Flashcards in ToB 18 Innate and Adaptive Immunity Deck (56)
What is the first barrier of the human body against infection?
What is a 'cytokine'?
A protein secreted by one cell type, which can alter the behaviour of other cells
What is a 'chemokine'?
A type of cytokine (a protein), which attracts other cells, initiating chemotaxis.
Some pathogens can damage epithelial cells to gain entry to host. How will this epithelial cell react once damaged?
Becomes 'activated', releasing chemokines and other cytokines
What is an 'activated epithelial cell'?
Damaged epithelial cell, which responds by secreting chemokines and other cytokines
How do epithelial cytokines affect capillary mesothelium?
Increase the permeability
Why is it important that epithelial cytokines increase the permeability of capillary mesothelium?
Allows immune cells to migrate from the blood vessels to the site of damage
What is 'oponisation'?
The coating of a microorganism by antibodies or complement, to allow phagocytes to recognise it as foreign, stimulating/enhancing phagocytosis.
What are the 5 components of inflammation?
5) Loss of function
Is a lysozyme part of the innate or adaptive immune response?
Is a lymphocyte part of the innate or adaptive immune response?
Is a macrophage part of the innate or adaptive immune response?
What type of immune response is non-specific and has no memory?
Innate immune response
What type of immune response is enhanced by a second exposure?
Adaptive immune response
Name the main 6 cell types necessary for an innate immune response:
1) Mast cells
6) Natural Killer cells
How does an eosinophil differ from a neutrophil in a histology slide stained with H&E?
The granules within eosinophil cytoplasm take up the eosin stain so appear red, while those in neutrophils take up haematoxylin so appear purple
How can you distinguish between a neutrophil and a lymphocyte?
Neutrophils have a multiple-lobed nucleus, lymphocytes do not.
Neutrophil's are also larger than lymphocytes.
What is the smallest type of leukocyte?
What is the largest type of leukocyte?
Name the 3 granular leukocytes:
What is the most common type of leukocyte?
What are the 2 types of phagocytes?
The active engulfment of particles into a phagosome.
What is required by a phagosome for digestion of the engulfed material?
What is the 1st event of an inflammatory response?
Arrival of neutrophils
Type of immune cell (WBC) which contains granules in its cytoplasm, which contain enzymes for immune response.
What allows neutrophils to recognise bacteria and initiate phagocytosis?
Neutrophils express many different receptors specific to different bacteria types, which bind to bacteria and allow the neutrophils to engulf and digest them.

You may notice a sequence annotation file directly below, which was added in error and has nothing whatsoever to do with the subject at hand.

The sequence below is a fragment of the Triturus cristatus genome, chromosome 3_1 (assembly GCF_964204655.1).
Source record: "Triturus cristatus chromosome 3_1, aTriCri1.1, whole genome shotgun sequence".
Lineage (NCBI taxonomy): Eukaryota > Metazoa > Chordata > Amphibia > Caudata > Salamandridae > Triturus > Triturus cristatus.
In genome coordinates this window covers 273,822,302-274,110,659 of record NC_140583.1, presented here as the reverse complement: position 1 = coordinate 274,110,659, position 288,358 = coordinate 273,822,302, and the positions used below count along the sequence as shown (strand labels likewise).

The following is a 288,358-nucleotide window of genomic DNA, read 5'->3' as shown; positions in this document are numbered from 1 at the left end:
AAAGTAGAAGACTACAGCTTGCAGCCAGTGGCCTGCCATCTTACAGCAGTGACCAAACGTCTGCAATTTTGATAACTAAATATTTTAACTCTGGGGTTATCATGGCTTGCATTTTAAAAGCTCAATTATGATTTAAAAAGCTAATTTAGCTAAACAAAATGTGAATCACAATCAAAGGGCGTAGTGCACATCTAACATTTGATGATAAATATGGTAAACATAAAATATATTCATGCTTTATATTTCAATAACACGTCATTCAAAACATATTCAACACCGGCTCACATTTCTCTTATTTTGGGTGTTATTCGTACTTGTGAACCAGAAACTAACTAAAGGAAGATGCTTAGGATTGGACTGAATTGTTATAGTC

What is the primary type of profession antigen presenting cell?
What is the function of antigen-presentation?
To allow T-lymphocytes to recognise a foreign pathogen, and to stimulate an adaptive immune response
Which type of leukocyte cannot recognise foreign pathogens?
What is the complement system:
A part of the immune system that marks pathogens for destruction by covalently binding to their surface.
How do natural killer cells induce apoptosis of virus-infected cells?
Create pores in target cells
Pump proteases through these pores into the cell
How are T-lymphocytes distinguished from B-lymphocytes and NK cells?
Only T-lymphocytes express T-cell receptors (TCRs)
People lacking NK cells are most at risk of what kind of infection?
How do most cells activate NK cells if they become infected with a virus?
Release IFα and/or IFβ (interferons) if they become infected, which activate NK cells
What type of immune cell produces the earliest response to a viral infection?
Natural Killer cells
How does a viral infection stimulate NK cell activation?
Virus infects an epithelial cell,
causing it to become activated and release cytokines
these induce proliferation and activation of NK cells
What 2 proteins are secreted by the innate immune system to deprive micro-organisms of iron?
How does the secretion of Transferrin cause micro-organisms to be deprived of iron?
Transferrin tightly binds to iron.
What is the antimicrobial enzyme found in sweat, tears, and saliva that can specifically break down peptidoglycan?
What is the enzyme present in tears which breaks down peptidoglycan?
What are the components of the complement system?
C1 - C9
Which component of the complement system binds to the surface of microbes and marks them for destruction?
Which components of the complement system recruit inflammatory cells?
Which component of the complement system forms a pore in the microbial cell membrane?
Which are the most essential components of the complement system?
Molecule that elicits a specific immune response when introduced into the body
Which type of lymphocyte matures in the Thymus gland?
Which type of lymphocyte matures in the bone marrow?
Name the 2 types of T-lymphocytes:
1) T helper cells (Th)
2) Cytotoxic T lymphocytes (CTL)
Which type of B-lymphocyte produces antibodies against an antigenic stimulus?
What is the difference between the antigen receptors expressed by B and T lymphocytes?
B cell antigen receptor is MEMBRANE BOUND
T cell antigen receptor is not, is a DISTINCT MOLECULE
How many different antigen receptors are expressed by one lymphocyte?
One, they are very specific
What are the 3 ways in which antibodies protect the host from infection?
1) Prevent bacterial adherence to epithelial cell
2) Opsonisation, promoting phagocytosis
3) Activates the complement system
What prevents our normal gut microflora from entering our epithelial cells?
Antibodies (IgA) cover the bacteria preventing bacterial adherence to epithelial cells